BEDLINGTON TERRIERS – The Bedlington terrier is a clog of very deceptive appearance, and this may account in some degree for the fact that he has never been very popular.
Clad in a woolly coat and a smile that would have graced Mary’s little lamb, one who did not know him would hardly suspect the stout heart which beats beneath the wool — the steel- trap jaws behind that cherubic smile. He’s as game as the gamest, and if you had a Bedlington terrier between you and a wild cat — well, you should feel sorry for the wild cat.
There has never been a pronounced fancy for the Bedlington in this country, though he is a very distinctive dog, resembling no other type. Not quite as large as the Airedale of today, he is characterized by his harsh, rough coat and his curiously lamblike head, occasioned by the silky pale top-knot and brow.
“THE BOOK OF DOGS – OUR COMMON DOGS” BY LOUIS AGASSIZ FUERTES AND ERNEST HAROLD BAYNES
WITH ILLUSTRATIONS BY LOUIS AGASSIZ FUERTES
PUBLISHED BY THE NATIONAL GEOGRAPHIC SOCIETY WASHINGTON, D. C. U. S. A. 1919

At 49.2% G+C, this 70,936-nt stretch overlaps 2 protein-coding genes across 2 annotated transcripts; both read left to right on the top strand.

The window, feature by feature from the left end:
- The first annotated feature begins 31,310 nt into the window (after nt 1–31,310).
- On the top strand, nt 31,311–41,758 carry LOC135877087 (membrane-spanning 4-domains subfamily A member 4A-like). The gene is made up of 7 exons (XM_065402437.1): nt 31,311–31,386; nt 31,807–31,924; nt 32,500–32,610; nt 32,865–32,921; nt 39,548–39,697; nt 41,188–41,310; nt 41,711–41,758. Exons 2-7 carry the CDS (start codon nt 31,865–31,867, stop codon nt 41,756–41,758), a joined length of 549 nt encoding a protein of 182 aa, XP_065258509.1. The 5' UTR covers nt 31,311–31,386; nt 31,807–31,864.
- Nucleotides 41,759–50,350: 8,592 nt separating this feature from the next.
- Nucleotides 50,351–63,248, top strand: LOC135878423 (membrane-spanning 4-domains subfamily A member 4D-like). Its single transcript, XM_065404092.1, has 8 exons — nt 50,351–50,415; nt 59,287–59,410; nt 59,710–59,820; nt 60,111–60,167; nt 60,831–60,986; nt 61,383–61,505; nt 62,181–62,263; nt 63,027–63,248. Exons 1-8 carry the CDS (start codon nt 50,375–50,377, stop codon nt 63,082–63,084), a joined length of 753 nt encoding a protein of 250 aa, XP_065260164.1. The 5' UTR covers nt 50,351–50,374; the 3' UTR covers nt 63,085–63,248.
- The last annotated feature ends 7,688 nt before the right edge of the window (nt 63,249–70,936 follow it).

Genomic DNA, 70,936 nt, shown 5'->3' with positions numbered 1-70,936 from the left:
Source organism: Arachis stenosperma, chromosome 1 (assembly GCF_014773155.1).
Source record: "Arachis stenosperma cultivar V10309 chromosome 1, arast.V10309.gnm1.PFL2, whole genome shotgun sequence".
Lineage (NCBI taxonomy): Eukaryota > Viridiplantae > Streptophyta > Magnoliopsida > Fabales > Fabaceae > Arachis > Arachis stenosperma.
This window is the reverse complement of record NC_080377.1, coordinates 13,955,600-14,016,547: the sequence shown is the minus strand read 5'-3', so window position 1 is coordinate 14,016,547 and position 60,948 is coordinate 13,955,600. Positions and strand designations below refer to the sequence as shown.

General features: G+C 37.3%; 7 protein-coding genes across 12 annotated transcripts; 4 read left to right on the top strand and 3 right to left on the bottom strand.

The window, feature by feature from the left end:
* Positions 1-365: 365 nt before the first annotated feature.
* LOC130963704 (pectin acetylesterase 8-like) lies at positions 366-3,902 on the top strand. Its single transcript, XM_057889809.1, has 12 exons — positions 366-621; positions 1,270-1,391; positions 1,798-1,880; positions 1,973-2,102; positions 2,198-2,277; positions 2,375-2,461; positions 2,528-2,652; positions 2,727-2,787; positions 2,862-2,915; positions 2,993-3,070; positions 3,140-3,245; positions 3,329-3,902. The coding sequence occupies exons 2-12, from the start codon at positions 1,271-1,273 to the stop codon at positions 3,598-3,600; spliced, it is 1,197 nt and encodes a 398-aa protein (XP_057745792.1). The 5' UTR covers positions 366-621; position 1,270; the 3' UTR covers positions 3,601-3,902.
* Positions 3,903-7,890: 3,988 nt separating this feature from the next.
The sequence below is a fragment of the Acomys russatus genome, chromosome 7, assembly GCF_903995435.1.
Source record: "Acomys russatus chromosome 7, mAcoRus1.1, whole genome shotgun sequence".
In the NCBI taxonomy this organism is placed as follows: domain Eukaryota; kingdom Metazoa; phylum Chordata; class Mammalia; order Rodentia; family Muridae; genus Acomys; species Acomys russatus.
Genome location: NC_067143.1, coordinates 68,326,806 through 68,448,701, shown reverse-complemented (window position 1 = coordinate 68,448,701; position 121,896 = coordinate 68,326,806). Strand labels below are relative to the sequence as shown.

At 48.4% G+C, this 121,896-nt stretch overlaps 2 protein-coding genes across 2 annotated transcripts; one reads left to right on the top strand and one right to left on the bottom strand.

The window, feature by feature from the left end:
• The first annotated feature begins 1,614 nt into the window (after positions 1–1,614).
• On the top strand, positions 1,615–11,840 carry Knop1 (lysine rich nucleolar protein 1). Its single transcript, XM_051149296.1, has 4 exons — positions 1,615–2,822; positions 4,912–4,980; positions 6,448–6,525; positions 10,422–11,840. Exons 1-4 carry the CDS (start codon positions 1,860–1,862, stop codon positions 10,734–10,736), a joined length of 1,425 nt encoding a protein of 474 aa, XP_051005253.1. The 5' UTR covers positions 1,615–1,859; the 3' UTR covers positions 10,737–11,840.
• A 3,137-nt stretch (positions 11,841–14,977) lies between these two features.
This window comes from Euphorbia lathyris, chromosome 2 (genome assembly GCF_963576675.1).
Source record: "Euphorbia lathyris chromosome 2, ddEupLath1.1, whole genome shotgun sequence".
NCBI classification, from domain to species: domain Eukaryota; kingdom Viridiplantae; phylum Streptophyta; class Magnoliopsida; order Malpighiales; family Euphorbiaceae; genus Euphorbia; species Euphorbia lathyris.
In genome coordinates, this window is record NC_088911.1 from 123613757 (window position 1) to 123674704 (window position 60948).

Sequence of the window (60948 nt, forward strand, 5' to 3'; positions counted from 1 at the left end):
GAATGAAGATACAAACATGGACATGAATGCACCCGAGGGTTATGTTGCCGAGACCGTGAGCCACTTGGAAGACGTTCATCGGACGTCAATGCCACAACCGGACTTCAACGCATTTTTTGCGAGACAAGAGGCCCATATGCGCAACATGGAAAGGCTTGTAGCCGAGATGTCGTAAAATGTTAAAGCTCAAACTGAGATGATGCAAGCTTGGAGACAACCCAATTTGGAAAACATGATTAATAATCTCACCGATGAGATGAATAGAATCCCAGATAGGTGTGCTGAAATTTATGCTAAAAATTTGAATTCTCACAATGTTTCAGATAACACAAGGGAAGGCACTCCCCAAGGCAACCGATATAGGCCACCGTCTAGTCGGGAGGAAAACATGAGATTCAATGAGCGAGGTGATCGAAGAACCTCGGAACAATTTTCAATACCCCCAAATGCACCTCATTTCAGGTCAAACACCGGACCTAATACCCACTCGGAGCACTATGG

The only one the artist ever knew was an inveterate ratter, and if the breed is as good on all vermin as this one was on his favorite quarry, it should be popular as a pest-ridder !
In conformation they are true terriers — straight of back and leg and active to a degree. Their color may be blue, blue and tan, liver, liver and tan, sandy, or sandy and tan. In all colors the head should be decidedly paler than the rest of the ting.
The Dandie (or Dandy) Dinmont, a Scottish terrier rather popular in this country, resembles the Bedlington somewhat, but is extremely short in the legs and big in the head. He is a quaint, affectionate little fellow, whose woolly crown gives an odd expression of sadness to the half-hidden eyes.